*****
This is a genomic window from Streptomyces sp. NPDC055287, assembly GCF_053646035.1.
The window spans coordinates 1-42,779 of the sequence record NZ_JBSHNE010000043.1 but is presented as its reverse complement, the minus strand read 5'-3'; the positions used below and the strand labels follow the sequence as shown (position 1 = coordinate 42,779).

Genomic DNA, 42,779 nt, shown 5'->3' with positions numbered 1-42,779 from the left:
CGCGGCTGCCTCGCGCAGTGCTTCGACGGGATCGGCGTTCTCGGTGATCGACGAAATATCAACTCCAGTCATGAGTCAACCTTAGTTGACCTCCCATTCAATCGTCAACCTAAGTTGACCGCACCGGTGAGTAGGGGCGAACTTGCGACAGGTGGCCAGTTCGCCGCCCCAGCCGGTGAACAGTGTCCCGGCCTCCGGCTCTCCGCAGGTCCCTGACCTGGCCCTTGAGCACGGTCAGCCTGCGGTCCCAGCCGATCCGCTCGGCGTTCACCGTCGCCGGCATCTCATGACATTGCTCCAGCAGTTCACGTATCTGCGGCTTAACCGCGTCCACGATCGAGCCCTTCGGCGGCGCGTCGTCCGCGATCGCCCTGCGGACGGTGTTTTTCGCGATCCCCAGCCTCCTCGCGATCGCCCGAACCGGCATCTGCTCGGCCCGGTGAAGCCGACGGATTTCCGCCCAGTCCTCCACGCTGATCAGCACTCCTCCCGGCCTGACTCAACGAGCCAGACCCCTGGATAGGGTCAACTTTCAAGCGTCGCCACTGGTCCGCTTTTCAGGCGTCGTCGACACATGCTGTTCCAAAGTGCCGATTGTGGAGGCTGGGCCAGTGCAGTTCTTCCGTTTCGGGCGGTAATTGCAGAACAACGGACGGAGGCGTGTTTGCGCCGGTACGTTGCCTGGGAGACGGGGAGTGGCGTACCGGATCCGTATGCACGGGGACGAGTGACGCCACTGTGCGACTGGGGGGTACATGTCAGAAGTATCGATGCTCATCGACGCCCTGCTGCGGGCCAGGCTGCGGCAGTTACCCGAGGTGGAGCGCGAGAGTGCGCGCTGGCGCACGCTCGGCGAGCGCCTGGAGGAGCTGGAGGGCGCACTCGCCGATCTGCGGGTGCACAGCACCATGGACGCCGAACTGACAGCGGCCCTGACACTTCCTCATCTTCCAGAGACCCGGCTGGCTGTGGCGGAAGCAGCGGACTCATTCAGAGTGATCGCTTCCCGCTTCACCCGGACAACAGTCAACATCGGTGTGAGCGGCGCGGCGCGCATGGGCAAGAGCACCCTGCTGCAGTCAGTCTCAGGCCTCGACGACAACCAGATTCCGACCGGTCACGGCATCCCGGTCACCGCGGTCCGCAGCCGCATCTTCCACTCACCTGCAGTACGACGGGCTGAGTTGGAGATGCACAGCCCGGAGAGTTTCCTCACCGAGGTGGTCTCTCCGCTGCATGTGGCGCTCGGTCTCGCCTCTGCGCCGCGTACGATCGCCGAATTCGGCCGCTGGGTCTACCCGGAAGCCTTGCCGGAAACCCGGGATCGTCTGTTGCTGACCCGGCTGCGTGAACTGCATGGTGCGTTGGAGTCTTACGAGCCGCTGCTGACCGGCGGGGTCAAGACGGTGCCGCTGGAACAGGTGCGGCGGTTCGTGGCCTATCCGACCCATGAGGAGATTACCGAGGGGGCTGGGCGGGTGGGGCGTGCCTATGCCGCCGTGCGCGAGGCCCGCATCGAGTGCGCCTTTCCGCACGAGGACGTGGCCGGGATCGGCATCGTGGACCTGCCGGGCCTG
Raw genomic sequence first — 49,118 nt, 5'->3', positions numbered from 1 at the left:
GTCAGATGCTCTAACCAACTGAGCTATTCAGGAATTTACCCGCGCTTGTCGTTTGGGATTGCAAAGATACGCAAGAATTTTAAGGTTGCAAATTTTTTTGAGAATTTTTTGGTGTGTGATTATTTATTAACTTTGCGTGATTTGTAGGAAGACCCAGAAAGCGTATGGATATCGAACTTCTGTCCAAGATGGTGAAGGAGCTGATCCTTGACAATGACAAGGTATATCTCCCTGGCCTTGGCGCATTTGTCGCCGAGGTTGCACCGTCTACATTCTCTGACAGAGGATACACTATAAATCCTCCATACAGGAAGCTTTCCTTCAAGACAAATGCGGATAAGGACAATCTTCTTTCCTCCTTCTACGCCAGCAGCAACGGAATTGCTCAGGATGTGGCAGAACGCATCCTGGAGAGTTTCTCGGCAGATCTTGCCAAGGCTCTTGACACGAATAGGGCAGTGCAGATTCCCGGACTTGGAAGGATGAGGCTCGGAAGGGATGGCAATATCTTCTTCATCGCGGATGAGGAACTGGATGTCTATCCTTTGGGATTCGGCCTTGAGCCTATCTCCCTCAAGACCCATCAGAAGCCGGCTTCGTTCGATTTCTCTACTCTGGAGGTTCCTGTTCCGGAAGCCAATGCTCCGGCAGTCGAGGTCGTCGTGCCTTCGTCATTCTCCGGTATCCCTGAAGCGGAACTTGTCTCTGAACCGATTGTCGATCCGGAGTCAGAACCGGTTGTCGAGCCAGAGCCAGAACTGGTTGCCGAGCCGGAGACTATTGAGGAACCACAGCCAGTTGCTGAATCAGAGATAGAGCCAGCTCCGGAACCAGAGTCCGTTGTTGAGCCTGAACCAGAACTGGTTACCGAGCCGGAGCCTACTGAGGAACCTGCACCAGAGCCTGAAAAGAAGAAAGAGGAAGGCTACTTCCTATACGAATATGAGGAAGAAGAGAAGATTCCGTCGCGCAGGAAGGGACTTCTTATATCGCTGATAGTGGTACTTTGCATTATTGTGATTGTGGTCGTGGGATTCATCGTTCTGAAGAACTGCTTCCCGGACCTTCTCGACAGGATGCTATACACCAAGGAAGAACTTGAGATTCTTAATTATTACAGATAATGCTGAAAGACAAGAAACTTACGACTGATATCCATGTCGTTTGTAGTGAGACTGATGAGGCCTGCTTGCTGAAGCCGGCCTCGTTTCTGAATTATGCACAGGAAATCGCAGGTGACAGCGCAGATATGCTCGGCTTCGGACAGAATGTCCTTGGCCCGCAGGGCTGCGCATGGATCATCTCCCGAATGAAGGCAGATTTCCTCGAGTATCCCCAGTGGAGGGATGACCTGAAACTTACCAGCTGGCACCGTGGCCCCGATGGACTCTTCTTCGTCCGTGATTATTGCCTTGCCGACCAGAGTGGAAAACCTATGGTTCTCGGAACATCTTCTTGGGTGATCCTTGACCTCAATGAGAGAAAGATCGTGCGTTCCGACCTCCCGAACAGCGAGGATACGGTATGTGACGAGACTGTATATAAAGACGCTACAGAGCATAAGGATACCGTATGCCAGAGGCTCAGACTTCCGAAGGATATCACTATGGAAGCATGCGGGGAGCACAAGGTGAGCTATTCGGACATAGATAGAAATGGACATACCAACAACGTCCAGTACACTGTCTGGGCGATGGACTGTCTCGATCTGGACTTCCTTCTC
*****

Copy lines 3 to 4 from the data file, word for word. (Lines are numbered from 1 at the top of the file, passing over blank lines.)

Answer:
Genomic DNA, 42,779 nt, shown 5'->3' with positions numbered 1-42,779 from the left:
CGCGGCTGCCTCGCGCAGTGCTTCGACGGGATCGGCGTTCTCGGTGATCGACGAAATATCAACTCCAGTCATGAGTCAACCTTAGTTGACCTCCCATTCAATCGTCAACCTAAGTTGACCGCACCGGTGAGTAGGGGCGAACTTGCGACAGGTGGCCAGTTCGCCGCCCCAGCCGGTGAACAGTGTCCCGGCCTCCGGCTCTCCGCAGGTCCCTGACCTGGCCCTTGAGCACGGTCAGCCTGCGGTCCCAGCCGATCCGCTCGGCGTTCACCGTCGCCGGCATCTCATGACATTGCTCCAGCAGTTCACGTATCTGCGGCTTAACCGCGTCCACGATCGAGCCCTTCGGCGGCGCGTCGTCCGCGATCGCCCTGCGGACGGTGTTTTTCGCGATCCCCAGCCTCCTCGCGATCGCCCGAACCGGCATCTGCTCGGCCCGGTGAAGCCGACGGATTTCCGCCCAGTCCTCCACGCTGATCAGCACTCCTCCCGGCCTGACTCAACGAGCCAGACCCCTGGATAGGGTCAACTTTCAAGCGTCGCCACTGGTCCGCTTTTCAGGCGTCGTCGACACATGCTGTTCCAAAGTGCCGATTGTGGAGGCTGGGCCAGTGCAGTTCTTCCGTTTCGGGCGGTAATTGCAGAACAACGGACGGAGGCGTGTTTGCGCCGGTACGTTGCCTGGGAGACGGGGAGTGGCGTACCGGATCCGTATGCACGGGGACGAGTGACGCCACTGTGCGACTGGGGGGTACATGTCAGAAGTATCGATGCTCATCGACGCCCTGCTGCGGGCCAGGCTGCGGCAGTTACCCGAGGTGGAGCGCGAGAGTGCGCGCTGGCGCACGCTCGGCGAGCGCCTGGAGGAGCTGGAGGGCGCACTCGCCGATCTGCGGGTGCACAGCACCATGGACGCCGAACTGACAGCGGCCCTGACACTTCCTCATCTTCCAGAGACCCGGCTGGCTGTGGCGGAAGCAGCGGACTCATTCAGAGTGATCGCTTCCCGCTTCACCCGGACAACAGTCAACATCGGTGTGAGCGGCGCGGCGCGCATGGGCAAGAGCACCCTGCTGCAGTCAGTCTCAGGCCTCGACGACAACCAGATTCCGACCGGTCACGGCATCCCGGTCACCGCGGTCCGCAGCCGCATCTTCCACTCACCTGCAGTACGACGGGCTGAGTTGGAGATGCACAGCCCGGAGAGTTTCCTCACCGAGGTGGTCTCTCCGCTGCATGTGGCGCTCGGTCTCGCCTCTGCGCCGCGTACGATCGCCGAATTCGGCCGCTGGGTCTACCCGGAAGCCTTGCCGGAAACCCGGGATCGTCTGTTGCTGACCCGGCTGCGTGAACTGCATGGTGCGTTGGAGTCTTACGAGCCGCTGCTGACCGGCGGGGTCAAGACGGTGCCGCTGGAACAGGTGCGGCGGTTCGTGGCCTATCCGACCCATGAGGAGATTACCGAGGGGGCTGGGCGGGTGGGGCGTGCCTATGCCGCCGTGCGCGAGGCCCGCATCGAGTGCGCCTTTCCGCACGAGGACGTGGCCGGGATCGGCATCGTGGACCTGCCGGGCCTG